The poem begins by describing the story of a brigade comprising of 600 British soldiers, who rode on horsebacks for one and a half miles into the “Valley of death”.
The soldiers followed orders from their commander to charge the enemy forces that had seized their weapons.
None of the soldiers were discouraged or apprehensive by the commander commanding a charge until the soldiers realized that the commanding officer made an earnest mistake, but they still moved forward.
However, it is evenly valid to say that Tennyson published the poem because he had a goal for the public not only to never forget the brave soldiers, but also to never forget the stupidity of the aristocracy leadership, and the mistake that resulted in the whole thing to take place.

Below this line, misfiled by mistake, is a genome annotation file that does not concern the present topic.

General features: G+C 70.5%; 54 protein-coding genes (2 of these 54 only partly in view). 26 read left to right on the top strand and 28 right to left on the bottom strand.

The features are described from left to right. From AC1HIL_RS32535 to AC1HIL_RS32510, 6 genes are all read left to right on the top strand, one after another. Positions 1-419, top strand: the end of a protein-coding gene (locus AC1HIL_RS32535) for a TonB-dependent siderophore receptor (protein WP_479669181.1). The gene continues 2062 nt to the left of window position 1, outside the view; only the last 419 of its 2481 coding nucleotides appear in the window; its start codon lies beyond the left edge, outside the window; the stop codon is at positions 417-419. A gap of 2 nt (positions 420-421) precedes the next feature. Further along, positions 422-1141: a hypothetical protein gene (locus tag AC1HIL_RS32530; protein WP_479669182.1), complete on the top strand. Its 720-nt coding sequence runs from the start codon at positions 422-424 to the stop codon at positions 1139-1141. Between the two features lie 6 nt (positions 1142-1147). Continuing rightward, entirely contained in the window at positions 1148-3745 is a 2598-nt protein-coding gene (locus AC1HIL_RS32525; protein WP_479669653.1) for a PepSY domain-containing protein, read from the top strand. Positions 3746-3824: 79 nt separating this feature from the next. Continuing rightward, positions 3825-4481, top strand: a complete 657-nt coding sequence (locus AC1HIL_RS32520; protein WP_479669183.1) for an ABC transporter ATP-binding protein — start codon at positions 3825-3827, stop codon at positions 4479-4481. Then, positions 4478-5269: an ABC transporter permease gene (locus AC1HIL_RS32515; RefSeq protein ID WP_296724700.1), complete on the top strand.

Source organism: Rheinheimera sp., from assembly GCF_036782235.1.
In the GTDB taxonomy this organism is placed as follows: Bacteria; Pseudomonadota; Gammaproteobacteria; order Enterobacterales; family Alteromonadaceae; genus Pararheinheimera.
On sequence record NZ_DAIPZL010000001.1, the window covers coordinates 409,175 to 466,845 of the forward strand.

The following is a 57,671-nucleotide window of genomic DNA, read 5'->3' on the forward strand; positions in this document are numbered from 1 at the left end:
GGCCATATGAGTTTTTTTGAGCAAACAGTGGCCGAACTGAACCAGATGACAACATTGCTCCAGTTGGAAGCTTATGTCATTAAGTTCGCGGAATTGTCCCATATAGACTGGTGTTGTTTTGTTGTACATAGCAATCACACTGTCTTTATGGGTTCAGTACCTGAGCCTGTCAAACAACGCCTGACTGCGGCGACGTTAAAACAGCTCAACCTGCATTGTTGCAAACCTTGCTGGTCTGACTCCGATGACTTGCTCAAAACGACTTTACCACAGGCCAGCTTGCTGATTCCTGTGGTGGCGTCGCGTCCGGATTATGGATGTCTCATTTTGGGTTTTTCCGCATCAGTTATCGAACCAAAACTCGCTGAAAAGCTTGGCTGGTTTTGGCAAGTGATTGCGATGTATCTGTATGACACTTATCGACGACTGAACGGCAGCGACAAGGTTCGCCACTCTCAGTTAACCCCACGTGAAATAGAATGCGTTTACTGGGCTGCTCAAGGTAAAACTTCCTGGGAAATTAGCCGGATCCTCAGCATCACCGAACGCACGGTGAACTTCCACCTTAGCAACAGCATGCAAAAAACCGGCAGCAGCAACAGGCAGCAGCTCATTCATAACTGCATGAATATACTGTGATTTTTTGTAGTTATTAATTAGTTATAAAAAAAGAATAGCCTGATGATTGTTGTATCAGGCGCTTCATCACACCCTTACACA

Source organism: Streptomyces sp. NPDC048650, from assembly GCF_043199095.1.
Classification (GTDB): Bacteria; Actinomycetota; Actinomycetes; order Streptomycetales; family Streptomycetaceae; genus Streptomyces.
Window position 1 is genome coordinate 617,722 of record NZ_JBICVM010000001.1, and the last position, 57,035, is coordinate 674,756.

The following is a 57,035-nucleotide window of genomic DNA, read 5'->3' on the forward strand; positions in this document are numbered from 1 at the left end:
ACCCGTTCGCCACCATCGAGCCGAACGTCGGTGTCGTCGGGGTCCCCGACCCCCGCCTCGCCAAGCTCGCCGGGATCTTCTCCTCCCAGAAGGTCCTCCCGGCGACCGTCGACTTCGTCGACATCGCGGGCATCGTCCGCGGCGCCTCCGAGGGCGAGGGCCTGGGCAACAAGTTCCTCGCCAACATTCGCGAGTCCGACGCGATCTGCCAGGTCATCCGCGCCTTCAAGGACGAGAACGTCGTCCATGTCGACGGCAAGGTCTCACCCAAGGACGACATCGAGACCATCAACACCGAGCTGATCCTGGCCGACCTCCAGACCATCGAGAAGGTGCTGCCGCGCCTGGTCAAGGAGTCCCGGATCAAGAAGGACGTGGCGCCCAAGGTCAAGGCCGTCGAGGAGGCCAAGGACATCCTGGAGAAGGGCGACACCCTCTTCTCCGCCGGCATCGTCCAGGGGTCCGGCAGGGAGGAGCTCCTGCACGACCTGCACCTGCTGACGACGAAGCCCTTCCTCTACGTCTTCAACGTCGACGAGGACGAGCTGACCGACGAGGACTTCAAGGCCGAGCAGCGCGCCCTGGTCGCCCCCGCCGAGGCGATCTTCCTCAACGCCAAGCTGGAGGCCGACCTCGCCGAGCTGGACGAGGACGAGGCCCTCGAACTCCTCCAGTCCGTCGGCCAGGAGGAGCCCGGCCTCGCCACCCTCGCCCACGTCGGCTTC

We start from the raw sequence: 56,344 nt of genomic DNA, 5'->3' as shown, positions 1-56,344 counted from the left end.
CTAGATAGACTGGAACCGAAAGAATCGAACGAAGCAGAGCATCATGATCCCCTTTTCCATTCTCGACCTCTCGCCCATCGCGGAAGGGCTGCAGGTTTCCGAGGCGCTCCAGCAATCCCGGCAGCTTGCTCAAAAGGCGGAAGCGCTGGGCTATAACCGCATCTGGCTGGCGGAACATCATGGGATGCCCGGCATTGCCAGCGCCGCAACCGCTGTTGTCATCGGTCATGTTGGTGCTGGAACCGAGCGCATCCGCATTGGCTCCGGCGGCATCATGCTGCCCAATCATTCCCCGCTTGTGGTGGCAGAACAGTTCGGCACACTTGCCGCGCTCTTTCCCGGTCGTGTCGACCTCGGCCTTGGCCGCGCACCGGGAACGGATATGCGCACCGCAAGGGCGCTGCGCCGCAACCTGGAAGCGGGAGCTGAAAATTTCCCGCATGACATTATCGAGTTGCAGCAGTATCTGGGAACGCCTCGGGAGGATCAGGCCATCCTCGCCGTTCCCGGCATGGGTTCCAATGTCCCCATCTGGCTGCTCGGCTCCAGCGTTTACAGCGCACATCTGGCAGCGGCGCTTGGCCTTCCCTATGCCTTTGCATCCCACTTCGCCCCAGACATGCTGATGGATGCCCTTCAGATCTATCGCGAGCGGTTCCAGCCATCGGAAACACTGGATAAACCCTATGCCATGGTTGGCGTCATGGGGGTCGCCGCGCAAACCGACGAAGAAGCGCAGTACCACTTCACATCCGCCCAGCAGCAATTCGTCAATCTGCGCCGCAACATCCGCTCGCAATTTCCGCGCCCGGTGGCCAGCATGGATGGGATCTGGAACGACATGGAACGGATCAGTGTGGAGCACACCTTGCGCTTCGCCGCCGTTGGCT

Beyond that, the poem’s structure is very unusual, due to the fact, that it contains six stanzas with varying amount of verses.
Poems usually have a pattern with a certain amount of verses and stanzas, but this particularly poem does not. For instance, the first stanza consists of eight verses and the following next two stanzas, consist of nine verses each.
In the fourth stanza the tension of the story increases which can be seen in the following quote: “Flashed all their sabres bare, flashed as they turned in air” (st. 4, vs. 1-2).
This shows that the story has reached its climax through the fourth and fifth stanza, and therefore it catches the reader’s attention. However, each of the six stanzas can symbolize a memorial stone to one hundred of the six hundred cavalrymen.